Mitchel Raphael on blue flowers and roller coasters for Jason Kenney

Tory attacks and cake

Capital diary
Photograph by Mitchel Raphael

Tory attacks and cake

For weeks the Conservatives have been attacking the NDP online and with press releases entitled, “Get to know Mr. Mulcair’s NDP shadow cabinet.” In one release, ethics critic Charlie Angus, who went after the government for $16 orange juice, was attacked for changing his vote on scrapping the long-gun registry. Another highlights Treasury Board critic Mathieu Ravignat as someone who ran for the Communist Party of Canada in 1997. The features appear on alongside pictures of NDP MPs from the parliamentary website. “It’s like a comedy,” says NDP House leader Nathan Cullen. But he also flagged it to Speaker Andrew Scheer in an informal conversation. Cullen says those are taxpayer-funded pictures being used for partisan attacks—a misuse of government services. “If you have the courage of your convictions, then pull out your Visa.” So far the Conservatives have not launched attacks directly against Thomas Mulcair himself. Cullen says his plan is to continue to be upbeat and put out positive messages in the spirit of Jack Layton. When Cullen first became House leader he got a cake from Government House leader Peter Van Loan at their first meeting. Talk about a mixed message, jokes Cullen: “If you are going to be mean, then be consistently mean.”

The Punjabi Peter Mansbridge

Last week when the House was not sitting, Immigration Minister Jason Kenney did the rounds of ethnic media. One stop was the Gaunda Punjab Radio and TV program hosted by Joginder Bassi, who Kenney calls the “Peter Mansbridge of the Punjabi community but with hair.” When Kenney arrived at the station, he was greeted outside by Bassi’s people. Once inside, he was presented with blue flowers, which he gave to one of his staffers, Marlee Mozeson. Bassi has been doing his show for 30 years. He’s watched as the Punjabi community has shifted more to supporting Conservatives than Liberals over the years. Bassi says Kenney’s introduction last year of the “Parent and Grandparent Super Visa,” which allows qualified family members to make multiple visits over 10 years, has been well received by the Punjabi community. After the interview, Bassi asked Kenney to attend a special Punjabi day at Canada’s Wonderland. “Do I have to go on the roller coasters?” Kenney asked.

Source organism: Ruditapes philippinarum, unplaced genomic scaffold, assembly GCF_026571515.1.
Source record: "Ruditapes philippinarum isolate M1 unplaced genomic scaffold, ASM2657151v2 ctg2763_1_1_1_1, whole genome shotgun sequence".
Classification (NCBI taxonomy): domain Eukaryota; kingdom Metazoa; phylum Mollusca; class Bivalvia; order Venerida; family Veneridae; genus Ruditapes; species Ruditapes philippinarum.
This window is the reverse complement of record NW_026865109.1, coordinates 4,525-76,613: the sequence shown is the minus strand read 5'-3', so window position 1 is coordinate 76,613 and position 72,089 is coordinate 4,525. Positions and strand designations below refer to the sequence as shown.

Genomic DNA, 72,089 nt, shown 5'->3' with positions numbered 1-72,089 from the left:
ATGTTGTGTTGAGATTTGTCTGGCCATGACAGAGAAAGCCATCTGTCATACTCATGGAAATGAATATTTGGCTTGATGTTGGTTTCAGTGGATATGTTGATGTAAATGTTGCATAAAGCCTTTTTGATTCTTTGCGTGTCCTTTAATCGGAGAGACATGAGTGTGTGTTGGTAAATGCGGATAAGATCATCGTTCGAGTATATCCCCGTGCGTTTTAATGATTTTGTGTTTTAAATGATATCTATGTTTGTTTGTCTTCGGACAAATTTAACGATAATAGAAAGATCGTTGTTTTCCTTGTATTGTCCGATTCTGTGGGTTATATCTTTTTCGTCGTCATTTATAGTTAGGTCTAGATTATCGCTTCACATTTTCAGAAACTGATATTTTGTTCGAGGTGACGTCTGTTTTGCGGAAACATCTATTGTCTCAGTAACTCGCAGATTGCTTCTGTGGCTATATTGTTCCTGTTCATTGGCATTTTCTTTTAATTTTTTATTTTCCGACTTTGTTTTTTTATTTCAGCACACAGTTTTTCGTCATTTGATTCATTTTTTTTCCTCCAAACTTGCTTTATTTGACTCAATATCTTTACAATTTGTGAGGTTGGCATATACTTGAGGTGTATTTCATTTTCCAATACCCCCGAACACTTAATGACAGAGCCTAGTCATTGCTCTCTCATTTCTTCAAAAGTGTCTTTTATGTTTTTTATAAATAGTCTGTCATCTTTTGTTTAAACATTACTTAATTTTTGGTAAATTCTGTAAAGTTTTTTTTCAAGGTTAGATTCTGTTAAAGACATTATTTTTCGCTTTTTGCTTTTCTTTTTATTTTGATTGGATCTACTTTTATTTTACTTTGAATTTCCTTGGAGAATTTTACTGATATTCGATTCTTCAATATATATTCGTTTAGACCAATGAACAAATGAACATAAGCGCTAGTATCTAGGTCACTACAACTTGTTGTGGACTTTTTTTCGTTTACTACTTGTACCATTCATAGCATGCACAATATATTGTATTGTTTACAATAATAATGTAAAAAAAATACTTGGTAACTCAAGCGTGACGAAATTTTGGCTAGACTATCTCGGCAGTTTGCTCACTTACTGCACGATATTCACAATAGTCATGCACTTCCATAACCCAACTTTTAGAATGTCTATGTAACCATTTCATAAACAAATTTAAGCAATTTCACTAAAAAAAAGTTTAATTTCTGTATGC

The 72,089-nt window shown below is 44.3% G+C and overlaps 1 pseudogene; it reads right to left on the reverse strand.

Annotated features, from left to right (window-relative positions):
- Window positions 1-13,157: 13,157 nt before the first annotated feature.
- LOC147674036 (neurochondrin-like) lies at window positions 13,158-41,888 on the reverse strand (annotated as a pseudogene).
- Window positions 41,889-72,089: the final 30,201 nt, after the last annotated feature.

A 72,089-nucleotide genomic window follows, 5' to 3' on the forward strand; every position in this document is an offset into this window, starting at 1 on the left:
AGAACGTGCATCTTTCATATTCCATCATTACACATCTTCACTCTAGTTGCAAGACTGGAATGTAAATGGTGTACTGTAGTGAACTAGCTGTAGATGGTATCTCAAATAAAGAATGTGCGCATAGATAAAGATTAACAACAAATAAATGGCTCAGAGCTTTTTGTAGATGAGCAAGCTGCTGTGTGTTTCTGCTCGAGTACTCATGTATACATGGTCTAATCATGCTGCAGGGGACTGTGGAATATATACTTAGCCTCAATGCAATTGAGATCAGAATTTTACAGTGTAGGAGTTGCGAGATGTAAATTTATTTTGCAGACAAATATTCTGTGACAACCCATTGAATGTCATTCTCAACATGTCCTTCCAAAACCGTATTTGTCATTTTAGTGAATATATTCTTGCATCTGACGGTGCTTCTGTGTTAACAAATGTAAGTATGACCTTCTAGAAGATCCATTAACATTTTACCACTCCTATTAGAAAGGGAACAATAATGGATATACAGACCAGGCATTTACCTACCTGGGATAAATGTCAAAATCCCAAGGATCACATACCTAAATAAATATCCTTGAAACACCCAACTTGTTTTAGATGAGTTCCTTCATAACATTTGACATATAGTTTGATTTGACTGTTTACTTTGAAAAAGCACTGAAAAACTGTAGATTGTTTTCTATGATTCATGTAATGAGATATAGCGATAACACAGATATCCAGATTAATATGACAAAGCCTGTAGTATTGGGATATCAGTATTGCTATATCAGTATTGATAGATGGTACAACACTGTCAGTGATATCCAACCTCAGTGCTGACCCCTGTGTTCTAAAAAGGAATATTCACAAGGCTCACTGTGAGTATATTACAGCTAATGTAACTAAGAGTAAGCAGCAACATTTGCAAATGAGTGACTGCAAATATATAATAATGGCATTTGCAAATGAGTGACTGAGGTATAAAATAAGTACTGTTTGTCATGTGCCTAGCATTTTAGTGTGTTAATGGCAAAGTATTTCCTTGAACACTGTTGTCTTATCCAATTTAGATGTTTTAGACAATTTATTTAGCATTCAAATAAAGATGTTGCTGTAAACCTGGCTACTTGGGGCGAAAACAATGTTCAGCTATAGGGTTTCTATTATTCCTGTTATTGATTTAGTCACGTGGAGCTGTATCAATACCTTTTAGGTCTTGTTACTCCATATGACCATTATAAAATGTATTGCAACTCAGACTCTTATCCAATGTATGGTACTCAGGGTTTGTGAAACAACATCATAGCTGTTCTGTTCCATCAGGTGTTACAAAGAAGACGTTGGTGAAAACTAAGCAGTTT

Will 2014 be the year of the brain?

Liberal MP Kirsty Duncan was given the Pioneer in Healthcare Policy Award from the Society for Brain Mapping & Therapeutics. The organization says she is receiving the award for “creating legislation that has impacted research funding and better health care delivery in Canada.” Past winners of awards from the society include Ted Kennedy (2009) and Arnold Schwarzenegger (2008). Duncan has been working on getting the House to pass a motion to declare 2014 the Year of the Brain. “Thirty years ago we looked at the heart, and now you can get a heart valve or even a new heart,” says Duncan, a medical geographer, who is also pushing for a national strategy on dementia.

Speech begins in tears

Minister for Status of Women Rona Ambrose hosted a reception for the launch of Aruna Papp’s book Unworthy Creature: A Punjabi Daughter’s Memoir of Honour, Shame and Love, which was written with Barbara Kay, a columnist with the National Post. Papp’s book details her journey of abuse and torture in the name of family honour. Ambrose has been a huge backer of Papp and held a press conference on honour violence with her in 2010. Ambrose volunteered at women’s shelters in the 1990s. At that time the issue of domestic violence was still difficult to talk about openly. Now those who abuse their spouses are shunned. She hopes to see that kind of evolution with society’s treatment of honour violence as more women like Papp speak out.